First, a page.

For non-creatives, managing creatives can be tricky business.
I mean, really - you're not creative and you're going to try and tell them how they should run their creative desk? How dare you!
My experience is that creatives, while organized in their own mind, often don't see a gap related to how others view them and the services they provide. Creatives are a valuable, rare commodity, so many managers will avoid engaging them to deliver services in a way that the team/company/client can more easily understand - out of fear of losing the resource.
A lot of that gap comes down to planning and/or communication. What can I expect, when can I expect it? Many who rely on creative services treat it as a mystical resource.
Creativity takes time. Creativity can't be rushed. It will be done when it's done, but you want high quality, right?
All of which is true. However, I recently ran across this example of how one creative mind works when it comes to planning and organization. take a look at the spreadsheet below - it's a planning doc from Harry Potter author J.K. Rowling. Take a look at the picture (email subscribers may have to click through to view, and all can click on the picture below to blow it up) and we'll talk about it after the jump.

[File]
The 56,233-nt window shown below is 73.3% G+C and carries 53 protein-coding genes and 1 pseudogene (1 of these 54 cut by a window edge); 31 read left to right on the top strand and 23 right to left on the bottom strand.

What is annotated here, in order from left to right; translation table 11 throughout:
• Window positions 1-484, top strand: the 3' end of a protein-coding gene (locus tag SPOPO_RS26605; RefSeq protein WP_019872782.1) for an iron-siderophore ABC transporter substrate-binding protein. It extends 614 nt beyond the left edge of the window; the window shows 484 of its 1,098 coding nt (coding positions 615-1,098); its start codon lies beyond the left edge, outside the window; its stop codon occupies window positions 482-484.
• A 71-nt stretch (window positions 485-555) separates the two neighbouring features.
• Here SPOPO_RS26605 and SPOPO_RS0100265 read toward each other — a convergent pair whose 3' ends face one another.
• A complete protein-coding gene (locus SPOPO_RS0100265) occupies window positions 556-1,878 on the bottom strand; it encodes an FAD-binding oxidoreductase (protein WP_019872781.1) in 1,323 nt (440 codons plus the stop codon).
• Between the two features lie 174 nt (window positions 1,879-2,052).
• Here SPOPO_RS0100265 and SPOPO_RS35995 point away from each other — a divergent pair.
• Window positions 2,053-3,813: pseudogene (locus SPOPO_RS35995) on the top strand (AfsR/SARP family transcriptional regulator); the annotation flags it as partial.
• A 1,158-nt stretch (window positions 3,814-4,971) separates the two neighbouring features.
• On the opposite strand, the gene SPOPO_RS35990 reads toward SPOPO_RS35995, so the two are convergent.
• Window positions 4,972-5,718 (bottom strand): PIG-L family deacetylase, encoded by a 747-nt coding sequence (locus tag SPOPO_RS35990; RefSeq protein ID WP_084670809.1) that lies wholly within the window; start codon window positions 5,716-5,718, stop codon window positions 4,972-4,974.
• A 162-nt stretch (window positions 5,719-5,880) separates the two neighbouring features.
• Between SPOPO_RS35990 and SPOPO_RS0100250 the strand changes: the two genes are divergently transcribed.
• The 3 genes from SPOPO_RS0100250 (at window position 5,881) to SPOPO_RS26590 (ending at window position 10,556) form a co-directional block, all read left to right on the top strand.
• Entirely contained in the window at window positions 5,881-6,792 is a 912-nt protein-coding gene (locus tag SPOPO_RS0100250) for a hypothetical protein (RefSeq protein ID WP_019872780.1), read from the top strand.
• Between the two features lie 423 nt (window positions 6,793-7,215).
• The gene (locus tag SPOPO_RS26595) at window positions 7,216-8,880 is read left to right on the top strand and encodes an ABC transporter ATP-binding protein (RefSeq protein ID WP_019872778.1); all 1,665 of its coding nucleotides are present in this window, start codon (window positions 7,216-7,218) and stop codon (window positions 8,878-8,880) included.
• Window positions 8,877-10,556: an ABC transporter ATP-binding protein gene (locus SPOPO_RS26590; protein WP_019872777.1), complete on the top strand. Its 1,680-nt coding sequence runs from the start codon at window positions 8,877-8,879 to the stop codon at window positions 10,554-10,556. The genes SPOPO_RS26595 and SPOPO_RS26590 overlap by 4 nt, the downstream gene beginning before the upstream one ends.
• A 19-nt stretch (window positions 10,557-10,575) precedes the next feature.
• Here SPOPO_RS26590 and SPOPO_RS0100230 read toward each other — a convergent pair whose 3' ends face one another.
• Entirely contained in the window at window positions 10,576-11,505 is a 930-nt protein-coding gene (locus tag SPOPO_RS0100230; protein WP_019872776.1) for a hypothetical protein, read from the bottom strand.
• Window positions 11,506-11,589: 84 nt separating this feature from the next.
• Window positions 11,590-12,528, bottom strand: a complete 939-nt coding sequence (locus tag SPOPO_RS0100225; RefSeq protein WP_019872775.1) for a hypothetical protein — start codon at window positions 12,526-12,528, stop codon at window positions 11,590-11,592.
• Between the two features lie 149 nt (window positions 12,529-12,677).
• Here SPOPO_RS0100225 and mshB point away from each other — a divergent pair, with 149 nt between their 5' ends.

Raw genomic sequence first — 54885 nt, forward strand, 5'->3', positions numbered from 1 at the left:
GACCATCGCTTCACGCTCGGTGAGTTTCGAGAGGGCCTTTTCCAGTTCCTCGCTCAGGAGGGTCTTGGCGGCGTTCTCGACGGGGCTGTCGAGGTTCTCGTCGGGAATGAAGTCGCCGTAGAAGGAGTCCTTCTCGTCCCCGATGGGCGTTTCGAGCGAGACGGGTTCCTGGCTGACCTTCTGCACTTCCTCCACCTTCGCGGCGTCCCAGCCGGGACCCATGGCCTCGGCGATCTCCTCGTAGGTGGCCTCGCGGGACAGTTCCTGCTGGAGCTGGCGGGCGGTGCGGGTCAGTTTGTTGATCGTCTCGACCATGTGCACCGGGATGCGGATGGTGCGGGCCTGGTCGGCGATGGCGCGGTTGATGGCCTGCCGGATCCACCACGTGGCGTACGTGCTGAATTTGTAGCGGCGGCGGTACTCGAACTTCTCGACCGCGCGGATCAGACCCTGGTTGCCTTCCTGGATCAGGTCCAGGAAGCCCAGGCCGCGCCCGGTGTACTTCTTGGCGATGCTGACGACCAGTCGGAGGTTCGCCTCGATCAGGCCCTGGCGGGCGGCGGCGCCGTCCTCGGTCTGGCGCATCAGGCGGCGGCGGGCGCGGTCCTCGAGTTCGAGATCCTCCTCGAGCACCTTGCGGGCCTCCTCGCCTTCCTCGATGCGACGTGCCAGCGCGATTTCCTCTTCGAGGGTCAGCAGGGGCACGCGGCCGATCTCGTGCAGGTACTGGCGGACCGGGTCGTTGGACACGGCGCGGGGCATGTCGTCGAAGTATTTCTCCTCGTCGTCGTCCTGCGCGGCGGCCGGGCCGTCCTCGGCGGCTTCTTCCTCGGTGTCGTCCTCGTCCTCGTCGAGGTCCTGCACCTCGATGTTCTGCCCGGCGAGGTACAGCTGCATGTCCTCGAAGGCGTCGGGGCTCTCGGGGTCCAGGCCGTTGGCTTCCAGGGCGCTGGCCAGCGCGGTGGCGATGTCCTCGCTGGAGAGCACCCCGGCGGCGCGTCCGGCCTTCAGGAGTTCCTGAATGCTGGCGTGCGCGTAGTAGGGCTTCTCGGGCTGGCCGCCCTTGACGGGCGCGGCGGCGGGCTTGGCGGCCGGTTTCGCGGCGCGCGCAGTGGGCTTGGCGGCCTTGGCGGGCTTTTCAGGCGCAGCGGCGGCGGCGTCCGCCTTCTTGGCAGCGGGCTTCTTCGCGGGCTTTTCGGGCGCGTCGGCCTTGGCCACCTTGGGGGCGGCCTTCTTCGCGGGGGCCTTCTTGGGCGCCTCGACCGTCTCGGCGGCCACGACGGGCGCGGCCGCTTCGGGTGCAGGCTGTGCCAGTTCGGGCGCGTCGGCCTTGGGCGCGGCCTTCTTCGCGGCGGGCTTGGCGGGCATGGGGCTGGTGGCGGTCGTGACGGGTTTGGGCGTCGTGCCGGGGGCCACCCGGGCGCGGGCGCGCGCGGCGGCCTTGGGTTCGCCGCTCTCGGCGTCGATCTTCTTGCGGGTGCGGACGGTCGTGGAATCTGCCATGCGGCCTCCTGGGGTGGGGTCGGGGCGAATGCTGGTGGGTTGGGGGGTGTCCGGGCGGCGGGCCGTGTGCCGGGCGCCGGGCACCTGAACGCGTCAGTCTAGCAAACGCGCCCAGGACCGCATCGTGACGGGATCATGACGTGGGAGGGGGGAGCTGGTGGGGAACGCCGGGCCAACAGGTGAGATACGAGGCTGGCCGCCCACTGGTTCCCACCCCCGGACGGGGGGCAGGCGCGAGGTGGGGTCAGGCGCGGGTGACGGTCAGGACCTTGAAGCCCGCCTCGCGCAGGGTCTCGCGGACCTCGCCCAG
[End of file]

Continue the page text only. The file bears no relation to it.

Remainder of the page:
More on this doc from Open Culture:
At the height of the Harry Potter novels' popularity, I asked a number of people why those books in particular enjoyed such a devoted readership. Everyone gave almost the same answer: that author J.K. Rowling "tells a good story." The response at once clarified everything and nothing; of course a "good story" can draw a large, enthusiastic (and, at that time, impatient) readership, but what does it take to actually tell a good story? People have probably made more money attempting, questionably, to pin down, define, and teach the best practices of storytelling, but at the top of this post, we have a revealing scrap of Rowling's own process. And I do, almost literally, mean a scrap: this piece of lined paper contains part of the handwritten plot spreadsheet she used to write the fifth Harry Potter novel, Harry Potter and the Order of the Phoenix.
One of the most economically successful creatives (in this case, an author) relies on a spreadsheet to plan and execute story arcs and plots.
A lot of your creatives don't plan like this. I think it's worth sharing to show the level of detail one famous creative mind includes when planning work product.
In addition, the doc serves to make an additional point. If J.K. Rowling goes to this extreme to keep her own head straight, might more planning and communication from your creatives to those who are waiting for creative product from make sense within your company and on your team?
It's one thing to have it in your head. To truly reach the highest level of creative service inside a company, your creatives need to be organized - and then tell the world what their work funnel looks like and when they can expect delivery.